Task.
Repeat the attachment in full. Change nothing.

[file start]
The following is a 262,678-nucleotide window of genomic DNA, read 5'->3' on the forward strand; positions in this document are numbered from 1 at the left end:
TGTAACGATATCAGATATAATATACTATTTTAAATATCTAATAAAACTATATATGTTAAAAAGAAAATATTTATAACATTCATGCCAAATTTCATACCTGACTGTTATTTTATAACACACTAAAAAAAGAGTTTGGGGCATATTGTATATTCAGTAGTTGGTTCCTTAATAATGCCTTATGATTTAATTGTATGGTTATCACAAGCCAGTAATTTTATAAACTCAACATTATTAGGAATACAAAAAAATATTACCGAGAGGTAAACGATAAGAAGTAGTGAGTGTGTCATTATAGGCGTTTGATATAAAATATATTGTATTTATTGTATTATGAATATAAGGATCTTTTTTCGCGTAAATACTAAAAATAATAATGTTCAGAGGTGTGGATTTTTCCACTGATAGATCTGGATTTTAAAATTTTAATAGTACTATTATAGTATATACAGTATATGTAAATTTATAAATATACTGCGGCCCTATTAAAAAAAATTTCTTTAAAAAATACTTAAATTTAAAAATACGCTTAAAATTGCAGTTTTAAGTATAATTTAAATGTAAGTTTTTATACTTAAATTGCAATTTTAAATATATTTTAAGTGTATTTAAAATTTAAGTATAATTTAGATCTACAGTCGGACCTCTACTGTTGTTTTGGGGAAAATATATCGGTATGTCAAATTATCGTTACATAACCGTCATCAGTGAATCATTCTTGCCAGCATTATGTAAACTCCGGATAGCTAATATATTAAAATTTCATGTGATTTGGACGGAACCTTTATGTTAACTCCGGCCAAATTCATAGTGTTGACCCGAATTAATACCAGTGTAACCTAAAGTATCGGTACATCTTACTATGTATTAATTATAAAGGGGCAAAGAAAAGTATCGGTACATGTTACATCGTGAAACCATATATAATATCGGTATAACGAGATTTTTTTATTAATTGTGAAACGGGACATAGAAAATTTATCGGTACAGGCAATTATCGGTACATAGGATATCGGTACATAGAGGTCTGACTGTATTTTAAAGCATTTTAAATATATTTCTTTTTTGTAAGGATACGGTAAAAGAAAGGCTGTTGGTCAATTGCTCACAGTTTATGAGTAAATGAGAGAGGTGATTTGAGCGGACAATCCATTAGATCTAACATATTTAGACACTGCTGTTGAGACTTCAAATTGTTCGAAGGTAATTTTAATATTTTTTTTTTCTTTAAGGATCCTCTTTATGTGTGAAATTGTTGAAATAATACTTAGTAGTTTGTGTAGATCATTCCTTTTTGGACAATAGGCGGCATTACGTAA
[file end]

The following is a 262,678-nucleotide window of genomic DNA, read 5'->3' on the forward strand; positions in this document are numbered from 1 at the left end:
TGTAACGATATCAGATATAATATACTATTTTAAATATCTAATAAAACTATATATGTTAAAAAGAAAATATTTATAACATTCATGCCAAATTTCATACCTGACTGTTATTTTATAACACACTAAAAAAAGAGTTTGGGGCATATTGTATATTCAGTAGTTGGTTCCTTAATAATGCCTTATGATTTAATTGTATGGTTATCACAAGCCAGTAATTTTATAAACTCAACATTATTAGGAATACAAAAAAATATTACCGAGAGGTAAACGATAAGAAGTAGTGAGTGTGTCATTATAGGCGTTTGATATAAAATATATTGTATTTATTGTATTATGAATATAAGGATCTTTTTTCGCGTAAATACTAAAAATAATAATGTTCAGAGGTGTGGATTTTTCCACTGATAGATCTGGATTTTAAAATTTTAATAGTACTATTATAGTATATACAGTATATGTAAATTTATAAATATACTGCGGCCCTATTAAAAAAAATTTCTTTAAAAAATACTTAAATTTAAAAATACGCTTAAAATTGCAGTTTTAAGTATAATTTAAATGTAAGTTTTTATACTTAAATTGCAATTTTAAATATATTTTAAGTGTATTTAAAATTTAAGTATAATTTAGATCTACAGTCGGACCTCTACTGTTGTTTTGGGGAAAATATATCGGTATGTCAAATTATCGTTACATAACCGTCATCAGTGAATCATTCTTGCCAGCATTATGTAAACTCCGGATAGCTAATATATTAAAATTTCATGTGATTTGGACGGAACCTTTATGTTAACTCCGGCCAAATTCATAGTGTTGACCCGAATTAATACCAGTGTAACCTAAAGTATCGGTACATCTTACTATGTATTAATTATAAAGGGGCAAAGAAAAGTATCGGTACATGTTACATCGTGAAACCATATATAATATCGGTATAACGAGATTTTTTTATTAATTGTGAAACGGGACATAGAAAATTTATCGGTACAGGCAATTATCGGTACATAGGATATCGGTACATAGAGGTCTGACTGTATTTTAAAGCATTTTAAATATATTTCTTTTTTGTAAGGATACGGTAAAAGAAAGGCTGTTGGTCAATTGCTCACAGTTTATGAGTAAATGAGAGAGGTGATTTGAGCGGACAATCCATTAGATCTAACATATTTAGACACTGCTGTTGAGACTTCAAATTGTTCGAAGGTAATTTTAATATTTTTTTTTTCTTTAAGGATCCTCTTTATGTGTGAAATTGTTGAAATAATACTTAGTAGTTTGTGTAGATCATTCCTTTTTGGACAATAGGCGGCATTACGTAA